Australia unlikely to accept Guantanamo inmates
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The Australian government said it is unlikely to accept any detainees from Guantanamo bay military prison camp in Cuba, which the US plans to close down once President-elect Barack Obama takes charge.
REUTERS - Australia is considering a U.S. request to re-settleinmates from the Guantanamo Bay military prison camp, but is unlikely to take any detainees, Acting Prime Minister Julia Gillard said on Friday.
Gillard said Australia had been approached along with Britain to accept inmates to help U.S. President-elect Barack Obama meet a promise to close the camp in a U.S. enclave on Cuba.
About 255 men are still held at Guantanamo, including 60 the United States has cleared for release but cannot repatriate for fear they will be tortured or persecuted in their home countries.
The prison has come to symbolise aggressive interrogation practices that opened the United States up to allegations of torture.
The U.S. State Department last week asked around 100 countries for help clearing the camp of detainees over a two-year period, the Australian newspaper reported.
"Australia, along with a number of other friends and allies of the United States, has been approached to consider resettling detainees from Guantanamo Bay," Gillard said in a statement.
"This is a request from the Bush administration, and follows President Bush's statement that he would like to see Guantanamo closed. This is not a request from President Elect Obama."
Gillard said Australia was first approached by the Bush administration in early 2008 to resettle a small group of detainees from Guantanamo.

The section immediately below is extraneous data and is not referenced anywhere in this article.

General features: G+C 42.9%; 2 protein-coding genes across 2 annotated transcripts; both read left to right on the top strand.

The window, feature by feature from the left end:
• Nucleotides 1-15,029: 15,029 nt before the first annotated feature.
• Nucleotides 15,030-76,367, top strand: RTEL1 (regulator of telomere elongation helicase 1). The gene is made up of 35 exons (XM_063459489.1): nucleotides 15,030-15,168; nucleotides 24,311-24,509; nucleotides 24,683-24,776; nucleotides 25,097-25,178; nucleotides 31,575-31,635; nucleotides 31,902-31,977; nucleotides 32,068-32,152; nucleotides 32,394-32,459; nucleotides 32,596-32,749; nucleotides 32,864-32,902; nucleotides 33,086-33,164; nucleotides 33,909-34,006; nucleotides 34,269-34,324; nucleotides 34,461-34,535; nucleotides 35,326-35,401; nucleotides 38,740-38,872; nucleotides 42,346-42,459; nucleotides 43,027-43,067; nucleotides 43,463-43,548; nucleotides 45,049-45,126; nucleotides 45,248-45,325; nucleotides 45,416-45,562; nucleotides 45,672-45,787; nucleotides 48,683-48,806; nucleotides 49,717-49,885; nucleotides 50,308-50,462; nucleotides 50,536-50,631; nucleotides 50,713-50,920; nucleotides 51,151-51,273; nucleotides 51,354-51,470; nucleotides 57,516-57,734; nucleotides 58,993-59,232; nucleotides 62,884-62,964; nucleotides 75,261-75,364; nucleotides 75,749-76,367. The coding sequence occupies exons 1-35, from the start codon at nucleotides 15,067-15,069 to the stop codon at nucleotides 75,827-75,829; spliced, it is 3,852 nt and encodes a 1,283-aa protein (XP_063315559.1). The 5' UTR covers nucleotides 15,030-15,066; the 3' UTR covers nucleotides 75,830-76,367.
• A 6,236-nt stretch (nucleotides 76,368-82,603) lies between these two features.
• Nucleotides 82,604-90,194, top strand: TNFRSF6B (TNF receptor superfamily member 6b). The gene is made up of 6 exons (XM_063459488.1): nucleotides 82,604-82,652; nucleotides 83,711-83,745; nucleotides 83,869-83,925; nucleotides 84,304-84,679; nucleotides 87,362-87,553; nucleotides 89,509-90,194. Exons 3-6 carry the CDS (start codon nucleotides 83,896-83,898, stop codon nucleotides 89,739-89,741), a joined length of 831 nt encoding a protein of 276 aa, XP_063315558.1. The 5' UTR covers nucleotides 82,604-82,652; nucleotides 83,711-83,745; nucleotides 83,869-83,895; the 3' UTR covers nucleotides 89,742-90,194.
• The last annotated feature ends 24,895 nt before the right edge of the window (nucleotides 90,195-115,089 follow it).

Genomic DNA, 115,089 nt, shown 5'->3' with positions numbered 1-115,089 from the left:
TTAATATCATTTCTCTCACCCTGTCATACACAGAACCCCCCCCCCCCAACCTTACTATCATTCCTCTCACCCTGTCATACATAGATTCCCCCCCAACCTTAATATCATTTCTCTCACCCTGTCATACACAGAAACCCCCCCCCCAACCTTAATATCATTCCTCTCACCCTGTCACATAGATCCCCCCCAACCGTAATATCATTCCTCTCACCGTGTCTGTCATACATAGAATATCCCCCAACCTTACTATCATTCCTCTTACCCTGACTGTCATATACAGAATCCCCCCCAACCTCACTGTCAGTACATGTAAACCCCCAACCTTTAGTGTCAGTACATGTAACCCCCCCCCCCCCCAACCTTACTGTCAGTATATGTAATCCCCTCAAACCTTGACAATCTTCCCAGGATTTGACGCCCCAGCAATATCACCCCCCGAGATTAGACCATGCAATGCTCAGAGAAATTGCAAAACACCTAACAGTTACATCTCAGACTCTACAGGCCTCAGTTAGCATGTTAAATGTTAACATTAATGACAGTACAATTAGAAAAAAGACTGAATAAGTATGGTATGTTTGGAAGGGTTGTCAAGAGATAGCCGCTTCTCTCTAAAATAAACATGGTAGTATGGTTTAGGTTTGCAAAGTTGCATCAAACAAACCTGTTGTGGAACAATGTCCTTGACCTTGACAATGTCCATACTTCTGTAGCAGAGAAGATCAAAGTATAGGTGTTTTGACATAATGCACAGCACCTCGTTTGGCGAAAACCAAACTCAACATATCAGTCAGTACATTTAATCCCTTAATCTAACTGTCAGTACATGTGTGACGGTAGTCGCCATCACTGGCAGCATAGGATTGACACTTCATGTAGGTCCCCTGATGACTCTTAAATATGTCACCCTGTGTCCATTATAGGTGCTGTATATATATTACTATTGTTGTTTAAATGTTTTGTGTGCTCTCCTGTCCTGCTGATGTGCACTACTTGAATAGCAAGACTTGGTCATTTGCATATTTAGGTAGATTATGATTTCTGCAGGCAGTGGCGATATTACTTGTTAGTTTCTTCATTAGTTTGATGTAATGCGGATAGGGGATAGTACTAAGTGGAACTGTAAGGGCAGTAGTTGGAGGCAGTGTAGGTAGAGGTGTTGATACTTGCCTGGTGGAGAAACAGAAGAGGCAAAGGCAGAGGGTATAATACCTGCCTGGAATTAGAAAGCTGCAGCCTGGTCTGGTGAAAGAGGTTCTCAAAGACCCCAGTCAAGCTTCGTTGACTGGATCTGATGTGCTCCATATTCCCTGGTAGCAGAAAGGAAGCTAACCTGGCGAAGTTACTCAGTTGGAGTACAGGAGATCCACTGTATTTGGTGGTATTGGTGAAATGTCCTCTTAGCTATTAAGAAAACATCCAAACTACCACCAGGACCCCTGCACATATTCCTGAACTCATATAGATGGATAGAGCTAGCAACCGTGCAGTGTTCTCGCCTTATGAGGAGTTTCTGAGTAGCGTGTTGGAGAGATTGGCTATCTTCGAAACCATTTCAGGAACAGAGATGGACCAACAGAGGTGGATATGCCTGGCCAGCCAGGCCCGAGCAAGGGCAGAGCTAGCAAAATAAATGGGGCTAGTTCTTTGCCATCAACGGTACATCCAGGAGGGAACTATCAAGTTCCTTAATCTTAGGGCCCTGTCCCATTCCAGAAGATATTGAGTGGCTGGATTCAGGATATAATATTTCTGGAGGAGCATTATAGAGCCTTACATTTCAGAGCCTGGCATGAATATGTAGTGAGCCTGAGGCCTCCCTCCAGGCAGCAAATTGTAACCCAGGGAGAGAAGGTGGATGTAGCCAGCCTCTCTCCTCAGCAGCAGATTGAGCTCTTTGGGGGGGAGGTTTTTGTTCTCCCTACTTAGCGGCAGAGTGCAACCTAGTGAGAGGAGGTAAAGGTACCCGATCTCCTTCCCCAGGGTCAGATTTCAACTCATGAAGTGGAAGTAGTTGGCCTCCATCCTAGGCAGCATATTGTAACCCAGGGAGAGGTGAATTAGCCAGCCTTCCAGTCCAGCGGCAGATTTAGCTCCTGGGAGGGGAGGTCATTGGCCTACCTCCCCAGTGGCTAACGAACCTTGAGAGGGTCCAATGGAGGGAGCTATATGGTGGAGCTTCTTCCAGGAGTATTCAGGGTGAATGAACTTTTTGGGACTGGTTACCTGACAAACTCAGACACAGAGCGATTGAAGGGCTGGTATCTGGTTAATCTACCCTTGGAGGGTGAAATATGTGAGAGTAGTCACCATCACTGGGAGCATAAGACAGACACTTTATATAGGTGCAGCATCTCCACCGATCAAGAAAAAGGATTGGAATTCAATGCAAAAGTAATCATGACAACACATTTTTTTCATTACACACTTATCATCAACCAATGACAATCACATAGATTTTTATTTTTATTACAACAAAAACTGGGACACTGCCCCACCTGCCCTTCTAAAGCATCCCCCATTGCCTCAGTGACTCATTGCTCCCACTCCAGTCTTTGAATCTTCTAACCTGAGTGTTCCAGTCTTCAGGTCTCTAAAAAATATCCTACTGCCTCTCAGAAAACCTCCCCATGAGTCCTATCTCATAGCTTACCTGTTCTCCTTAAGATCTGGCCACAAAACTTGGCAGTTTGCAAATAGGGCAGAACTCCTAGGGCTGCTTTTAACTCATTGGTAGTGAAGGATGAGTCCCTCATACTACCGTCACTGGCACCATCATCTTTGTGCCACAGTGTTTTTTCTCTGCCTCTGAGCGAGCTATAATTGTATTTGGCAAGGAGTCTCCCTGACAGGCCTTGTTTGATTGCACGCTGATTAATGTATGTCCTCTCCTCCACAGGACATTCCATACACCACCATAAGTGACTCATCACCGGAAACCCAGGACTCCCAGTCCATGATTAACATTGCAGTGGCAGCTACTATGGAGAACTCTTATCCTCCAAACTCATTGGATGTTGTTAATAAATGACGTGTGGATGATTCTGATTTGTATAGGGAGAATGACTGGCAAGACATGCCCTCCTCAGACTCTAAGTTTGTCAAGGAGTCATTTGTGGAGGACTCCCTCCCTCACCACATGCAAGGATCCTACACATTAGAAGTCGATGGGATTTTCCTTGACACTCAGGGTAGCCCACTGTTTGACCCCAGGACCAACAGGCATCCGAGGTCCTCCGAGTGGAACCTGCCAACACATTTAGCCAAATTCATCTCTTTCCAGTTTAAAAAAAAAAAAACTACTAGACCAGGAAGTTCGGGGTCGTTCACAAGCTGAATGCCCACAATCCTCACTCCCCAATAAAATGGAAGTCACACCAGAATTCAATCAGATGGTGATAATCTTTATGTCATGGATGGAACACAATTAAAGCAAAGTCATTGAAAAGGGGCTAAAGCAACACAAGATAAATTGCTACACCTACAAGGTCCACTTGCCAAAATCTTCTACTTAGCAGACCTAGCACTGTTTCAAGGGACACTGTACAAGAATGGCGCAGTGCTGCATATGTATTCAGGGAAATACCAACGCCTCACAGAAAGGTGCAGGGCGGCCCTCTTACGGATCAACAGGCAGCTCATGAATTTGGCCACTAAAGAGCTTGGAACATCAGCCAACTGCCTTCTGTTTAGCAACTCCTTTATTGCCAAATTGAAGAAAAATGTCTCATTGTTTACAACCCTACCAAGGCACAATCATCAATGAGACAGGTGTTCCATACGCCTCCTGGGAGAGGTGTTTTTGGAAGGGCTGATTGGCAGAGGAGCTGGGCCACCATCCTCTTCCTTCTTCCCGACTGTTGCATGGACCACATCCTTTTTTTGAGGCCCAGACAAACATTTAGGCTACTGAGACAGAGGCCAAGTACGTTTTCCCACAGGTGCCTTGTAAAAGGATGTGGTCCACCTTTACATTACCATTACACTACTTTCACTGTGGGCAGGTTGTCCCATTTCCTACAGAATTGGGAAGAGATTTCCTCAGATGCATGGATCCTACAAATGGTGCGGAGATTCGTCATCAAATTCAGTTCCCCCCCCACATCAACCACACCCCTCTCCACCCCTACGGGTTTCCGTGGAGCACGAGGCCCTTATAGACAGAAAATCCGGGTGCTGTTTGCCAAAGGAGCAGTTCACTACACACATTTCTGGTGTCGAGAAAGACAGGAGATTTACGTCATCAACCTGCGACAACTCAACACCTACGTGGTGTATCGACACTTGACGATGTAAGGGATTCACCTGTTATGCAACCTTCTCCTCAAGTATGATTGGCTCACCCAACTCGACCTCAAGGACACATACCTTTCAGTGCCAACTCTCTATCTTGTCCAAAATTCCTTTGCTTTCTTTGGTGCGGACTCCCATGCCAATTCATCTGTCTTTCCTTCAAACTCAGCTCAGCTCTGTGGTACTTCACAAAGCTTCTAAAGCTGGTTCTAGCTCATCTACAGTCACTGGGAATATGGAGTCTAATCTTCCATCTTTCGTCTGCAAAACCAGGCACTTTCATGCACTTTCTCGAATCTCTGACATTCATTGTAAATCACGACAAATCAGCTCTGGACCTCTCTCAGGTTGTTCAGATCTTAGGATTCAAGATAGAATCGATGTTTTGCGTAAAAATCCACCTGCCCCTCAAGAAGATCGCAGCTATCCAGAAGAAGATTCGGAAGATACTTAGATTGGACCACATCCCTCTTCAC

"After appropriate consideration, Australia declined to allow resettlement of that small group in Australia," she said.
The second request came in early December 2008.
"Notwithstanding that it is unlikely Australia would accept these detainees, given the fact that the Bush administration has formally approached Australia with this request, the request demands proper consideration," Gillard said.
Australia, a close U.S. ally, was an original member of the U.S.-led coalition that invaded Iraq in 2003 and helped oust the Taliban from control of Afghanistan following the Sept. 11, 2001 airliner attacks in the United States.
An Australian man, former kangaroo skinner David Hicks, was the first Guantanamo inmate convicted of supporting terrorism, and returned home from the prison in 2007 after pleading guilty. Strict Australian police controls on Hicks were recently dropped.
Another Australian, Mamdouh Habib, was released from Guantanamo without charge in 2005.
Conservative opposition leader Malcolm Turnbull said Prime Minister Kevin Rudd should immediately rule out support for the plan. Rudd is currently on Christmas holiday.
Involvement in a Guantanamo re-settlement could threaten the government's record popularity, as surveys show security consistently ranks among the top concerns of Australians.
Keith Suter, a foreign affairs and politics expert at Macquarie University in Sydney, said former U.S. Defence Secretary Donald Rumsfeld had effectively painted all Guantanamo inmates as extremists before resigning in 2006.
But most, Suter said, had faced no proper charges under the U.S military court system used at Guantanamo and would likely have to be considered by Australia as ordinary refugees.
"They'd be granted refugee status and they'd be settled into the community, and hopefully no fuss would be made about it," he said.
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